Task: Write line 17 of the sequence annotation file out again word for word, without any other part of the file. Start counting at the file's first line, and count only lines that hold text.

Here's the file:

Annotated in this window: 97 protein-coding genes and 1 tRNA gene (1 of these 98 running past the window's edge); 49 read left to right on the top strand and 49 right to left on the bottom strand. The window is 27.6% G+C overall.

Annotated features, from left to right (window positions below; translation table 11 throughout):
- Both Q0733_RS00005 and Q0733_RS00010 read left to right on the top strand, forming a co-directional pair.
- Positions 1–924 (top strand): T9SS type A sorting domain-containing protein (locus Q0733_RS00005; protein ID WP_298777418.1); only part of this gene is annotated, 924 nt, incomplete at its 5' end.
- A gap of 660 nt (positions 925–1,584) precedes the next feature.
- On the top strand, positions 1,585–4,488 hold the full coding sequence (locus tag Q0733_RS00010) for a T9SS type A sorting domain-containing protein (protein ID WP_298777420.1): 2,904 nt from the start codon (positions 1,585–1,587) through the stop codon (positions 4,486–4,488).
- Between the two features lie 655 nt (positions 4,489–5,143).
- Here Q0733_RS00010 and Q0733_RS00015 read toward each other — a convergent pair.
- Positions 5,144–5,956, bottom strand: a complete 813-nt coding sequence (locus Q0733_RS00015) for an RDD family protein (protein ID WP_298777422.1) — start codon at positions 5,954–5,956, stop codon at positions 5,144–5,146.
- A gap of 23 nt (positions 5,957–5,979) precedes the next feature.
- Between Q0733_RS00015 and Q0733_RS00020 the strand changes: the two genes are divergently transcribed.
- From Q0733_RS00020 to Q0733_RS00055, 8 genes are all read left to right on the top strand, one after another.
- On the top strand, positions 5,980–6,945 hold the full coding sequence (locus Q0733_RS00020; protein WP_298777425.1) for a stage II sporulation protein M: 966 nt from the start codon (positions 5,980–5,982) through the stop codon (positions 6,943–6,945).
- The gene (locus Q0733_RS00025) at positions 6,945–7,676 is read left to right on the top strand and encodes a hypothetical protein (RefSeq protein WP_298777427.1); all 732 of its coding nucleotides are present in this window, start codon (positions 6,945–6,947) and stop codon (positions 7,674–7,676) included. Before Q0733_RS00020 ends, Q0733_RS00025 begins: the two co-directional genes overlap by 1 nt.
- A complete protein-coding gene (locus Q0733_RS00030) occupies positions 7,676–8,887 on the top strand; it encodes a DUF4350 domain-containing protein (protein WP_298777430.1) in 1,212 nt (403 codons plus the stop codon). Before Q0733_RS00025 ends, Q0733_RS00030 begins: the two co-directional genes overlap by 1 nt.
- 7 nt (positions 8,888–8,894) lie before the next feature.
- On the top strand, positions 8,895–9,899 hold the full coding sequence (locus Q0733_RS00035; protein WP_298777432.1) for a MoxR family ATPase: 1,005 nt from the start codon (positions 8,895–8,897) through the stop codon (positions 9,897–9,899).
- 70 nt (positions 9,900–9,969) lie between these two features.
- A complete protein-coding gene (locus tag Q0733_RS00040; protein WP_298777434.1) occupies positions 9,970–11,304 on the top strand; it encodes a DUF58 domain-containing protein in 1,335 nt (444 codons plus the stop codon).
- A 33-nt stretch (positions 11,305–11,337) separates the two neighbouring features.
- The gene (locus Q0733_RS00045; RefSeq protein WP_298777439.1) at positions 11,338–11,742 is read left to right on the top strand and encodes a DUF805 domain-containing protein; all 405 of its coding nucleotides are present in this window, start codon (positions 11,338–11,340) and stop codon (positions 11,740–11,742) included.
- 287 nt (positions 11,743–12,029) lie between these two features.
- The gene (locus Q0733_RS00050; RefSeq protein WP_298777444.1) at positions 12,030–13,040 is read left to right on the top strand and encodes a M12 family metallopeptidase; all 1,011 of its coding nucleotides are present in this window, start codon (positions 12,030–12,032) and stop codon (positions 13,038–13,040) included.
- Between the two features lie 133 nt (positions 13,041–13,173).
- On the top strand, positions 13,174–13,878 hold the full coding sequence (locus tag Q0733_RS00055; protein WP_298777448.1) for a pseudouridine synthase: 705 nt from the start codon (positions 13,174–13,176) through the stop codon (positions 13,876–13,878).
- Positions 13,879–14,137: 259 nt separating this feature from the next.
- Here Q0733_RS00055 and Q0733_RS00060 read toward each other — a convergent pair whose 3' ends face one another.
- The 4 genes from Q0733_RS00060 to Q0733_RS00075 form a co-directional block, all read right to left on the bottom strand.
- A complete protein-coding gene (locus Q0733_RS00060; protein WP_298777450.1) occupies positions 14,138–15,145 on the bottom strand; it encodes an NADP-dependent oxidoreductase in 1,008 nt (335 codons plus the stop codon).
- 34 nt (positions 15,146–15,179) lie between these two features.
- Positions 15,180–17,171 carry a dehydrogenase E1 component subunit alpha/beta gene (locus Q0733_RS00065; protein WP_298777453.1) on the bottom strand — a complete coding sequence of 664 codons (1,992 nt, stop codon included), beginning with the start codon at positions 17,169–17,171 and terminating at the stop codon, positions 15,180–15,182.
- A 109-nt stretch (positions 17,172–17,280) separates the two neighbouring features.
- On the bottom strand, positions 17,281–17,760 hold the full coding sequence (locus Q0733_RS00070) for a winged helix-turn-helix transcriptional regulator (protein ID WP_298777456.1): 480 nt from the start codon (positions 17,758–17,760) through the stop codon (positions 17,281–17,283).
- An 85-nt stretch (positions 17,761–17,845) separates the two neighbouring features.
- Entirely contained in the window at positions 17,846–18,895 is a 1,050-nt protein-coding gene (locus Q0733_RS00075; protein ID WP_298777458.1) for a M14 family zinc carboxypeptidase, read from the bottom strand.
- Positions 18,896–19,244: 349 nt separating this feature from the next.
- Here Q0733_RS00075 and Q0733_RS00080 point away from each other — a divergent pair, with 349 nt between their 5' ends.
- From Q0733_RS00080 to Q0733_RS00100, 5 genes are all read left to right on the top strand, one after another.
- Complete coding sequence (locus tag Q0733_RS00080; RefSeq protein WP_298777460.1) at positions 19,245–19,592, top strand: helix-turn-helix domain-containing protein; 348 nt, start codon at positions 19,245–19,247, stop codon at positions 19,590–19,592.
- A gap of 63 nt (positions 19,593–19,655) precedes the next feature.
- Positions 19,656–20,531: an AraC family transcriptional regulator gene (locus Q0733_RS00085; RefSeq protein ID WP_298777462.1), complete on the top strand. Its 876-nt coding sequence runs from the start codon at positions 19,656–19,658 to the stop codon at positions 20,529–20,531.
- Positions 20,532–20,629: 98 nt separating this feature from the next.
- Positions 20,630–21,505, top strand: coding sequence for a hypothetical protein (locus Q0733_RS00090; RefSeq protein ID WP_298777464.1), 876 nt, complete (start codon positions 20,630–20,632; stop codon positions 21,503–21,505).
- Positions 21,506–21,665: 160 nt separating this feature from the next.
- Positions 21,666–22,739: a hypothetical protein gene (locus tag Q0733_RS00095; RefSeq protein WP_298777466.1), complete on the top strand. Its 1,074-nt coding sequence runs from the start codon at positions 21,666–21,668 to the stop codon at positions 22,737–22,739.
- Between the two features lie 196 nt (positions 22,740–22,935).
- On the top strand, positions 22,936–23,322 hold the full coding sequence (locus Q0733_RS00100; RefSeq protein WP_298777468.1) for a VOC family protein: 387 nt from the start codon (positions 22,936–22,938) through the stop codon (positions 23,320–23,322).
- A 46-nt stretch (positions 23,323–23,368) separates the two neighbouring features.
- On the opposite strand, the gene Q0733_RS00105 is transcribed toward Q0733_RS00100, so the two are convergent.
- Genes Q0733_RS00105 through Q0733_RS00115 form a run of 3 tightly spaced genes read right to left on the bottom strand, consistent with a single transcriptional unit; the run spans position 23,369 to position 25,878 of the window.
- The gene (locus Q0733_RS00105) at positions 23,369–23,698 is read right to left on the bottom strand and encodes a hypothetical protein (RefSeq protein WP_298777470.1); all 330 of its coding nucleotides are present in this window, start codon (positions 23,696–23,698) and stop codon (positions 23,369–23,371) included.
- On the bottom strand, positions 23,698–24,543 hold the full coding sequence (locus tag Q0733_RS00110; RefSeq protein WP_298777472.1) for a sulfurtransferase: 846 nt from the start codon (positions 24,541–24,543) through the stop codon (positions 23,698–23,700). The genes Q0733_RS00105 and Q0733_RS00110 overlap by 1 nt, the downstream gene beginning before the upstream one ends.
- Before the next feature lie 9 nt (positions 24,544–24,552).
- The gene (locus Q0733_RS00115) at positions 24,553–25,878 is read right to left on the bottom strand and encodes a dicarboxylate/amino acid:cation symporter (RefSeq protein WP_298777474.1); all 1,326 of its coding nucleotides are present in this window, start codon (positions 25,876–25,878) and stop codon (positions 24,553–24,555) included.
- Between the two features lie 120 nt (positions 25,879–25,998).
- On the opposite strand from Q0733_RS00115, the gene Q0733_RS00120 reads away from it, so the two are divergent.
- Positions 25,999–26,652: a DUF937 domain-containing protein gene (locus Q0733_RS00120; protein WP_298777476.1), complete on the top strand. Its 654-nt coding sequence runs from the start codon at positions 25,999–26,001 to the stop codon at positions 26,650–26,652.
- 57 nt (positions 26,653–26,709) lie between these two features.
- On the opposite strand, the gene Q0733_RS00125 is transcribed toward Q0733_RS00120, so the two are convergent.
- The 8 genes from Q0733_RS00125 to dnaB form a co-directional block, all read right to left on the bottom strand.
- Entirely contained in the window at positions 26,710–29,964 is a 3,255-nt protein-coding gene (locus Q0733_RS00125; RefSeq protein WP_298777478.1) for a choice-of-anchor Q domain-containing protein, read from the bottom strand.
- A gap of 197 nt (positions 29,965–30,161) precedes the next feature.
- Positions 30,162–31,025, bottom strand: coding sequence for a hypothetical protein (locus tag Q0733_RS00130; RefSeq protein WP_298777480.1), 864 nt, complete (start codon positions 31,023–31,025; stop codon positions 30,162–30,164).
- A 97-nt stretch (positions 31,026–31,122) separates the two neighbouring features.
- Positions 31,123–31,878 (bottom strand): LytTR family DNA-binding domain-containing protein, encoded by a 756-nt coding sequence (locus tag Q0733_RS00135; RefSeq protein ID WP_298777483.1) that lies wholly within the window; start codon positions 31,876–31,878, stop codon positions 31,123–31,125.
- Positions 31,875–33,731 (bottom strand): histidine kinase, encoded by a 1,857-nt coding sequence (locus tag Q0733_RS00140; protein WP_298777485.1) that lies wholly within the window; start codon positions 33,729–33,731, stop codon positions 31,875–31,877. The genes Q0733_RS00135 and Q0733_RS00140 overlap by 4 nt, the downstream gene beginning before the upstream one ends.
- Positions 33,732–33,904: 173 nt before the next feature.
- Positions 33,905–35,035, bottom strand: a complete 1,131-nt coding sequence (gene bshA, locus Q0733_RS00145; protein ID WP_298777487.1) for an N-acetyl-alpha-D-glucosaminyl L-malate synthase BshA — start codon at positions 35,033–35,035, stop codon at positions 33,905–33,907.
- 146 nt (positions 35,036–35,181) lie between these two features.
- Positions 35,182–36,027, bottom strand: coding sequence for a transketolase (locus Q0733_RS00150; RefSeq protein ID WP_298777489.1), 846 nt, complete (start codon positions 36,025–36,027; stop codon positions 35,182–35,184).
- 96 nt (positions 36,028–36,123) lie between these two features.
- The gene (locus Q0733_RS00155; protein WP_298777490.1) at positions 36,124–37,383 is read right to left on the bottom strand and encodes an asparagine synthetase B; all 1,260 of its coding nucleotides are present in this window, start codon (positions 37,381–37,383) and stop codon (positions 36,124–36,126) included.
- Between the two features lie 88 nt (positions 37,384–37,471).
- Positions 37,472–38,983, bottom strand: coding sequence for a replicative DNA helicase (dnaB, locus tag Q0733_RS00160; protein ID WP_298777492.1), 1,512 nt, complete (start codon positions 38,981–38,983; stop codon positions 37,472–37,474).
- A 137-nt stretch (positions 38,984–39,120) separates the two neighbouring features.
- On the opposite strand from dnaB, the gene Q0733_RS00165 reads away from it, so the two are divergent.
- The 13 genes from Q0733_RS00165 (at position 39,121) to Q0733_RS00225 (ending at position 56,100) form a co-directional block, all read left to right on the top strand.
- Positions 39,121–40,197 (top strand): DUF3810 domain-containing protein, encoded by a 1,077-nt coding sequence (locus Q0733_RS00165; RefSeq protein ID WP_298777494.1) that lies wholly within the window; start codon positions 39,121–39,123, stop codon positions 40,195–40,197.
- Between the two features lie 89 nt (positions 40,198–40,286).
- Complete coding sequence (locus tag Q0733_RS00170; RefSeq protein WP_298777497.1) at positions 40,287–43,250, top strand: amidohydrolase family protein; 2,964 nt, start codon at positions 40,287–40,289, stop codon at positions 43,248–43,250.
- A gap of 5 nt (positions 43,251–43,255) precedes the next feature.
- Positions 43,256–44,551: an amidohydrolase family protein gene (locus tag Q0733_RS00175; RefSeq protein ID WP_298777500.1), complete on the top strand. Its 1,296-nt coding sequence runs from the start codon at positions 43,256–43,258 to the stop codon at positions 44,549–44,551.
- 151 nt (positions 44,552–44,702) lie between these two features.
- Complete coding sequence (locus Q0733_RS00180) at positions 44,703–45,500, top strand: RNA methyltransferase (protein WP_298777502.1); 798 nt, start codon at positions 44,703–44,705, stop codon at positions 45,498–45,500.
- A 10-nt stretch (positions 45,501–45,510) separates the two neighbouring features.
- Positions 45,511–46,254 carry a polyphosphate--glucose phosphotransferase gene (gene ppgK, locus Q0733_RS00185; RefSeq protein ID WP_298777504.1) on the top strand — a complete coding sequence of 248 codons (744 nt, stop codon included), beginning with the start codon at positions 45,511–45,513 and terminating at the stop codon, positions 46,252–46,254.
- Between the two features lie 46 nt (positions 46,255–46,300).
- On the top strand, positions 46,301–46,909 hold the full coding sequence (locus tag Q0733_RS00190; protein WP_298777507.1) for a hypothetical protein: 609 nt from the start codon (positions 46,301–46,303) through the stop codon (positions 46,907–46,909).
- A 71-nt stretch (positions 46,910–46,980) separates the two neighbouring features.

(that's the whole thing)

- On the top strand, positions 8,895–9,899 hold the full coding sequence (locus Q0733_RS00035; protein WP_298777432.1) for a MoxR family ATPase: 1,005 nt from the start codon (positions 8,895–8,897) through the stop codon (positions 9,897–9,899).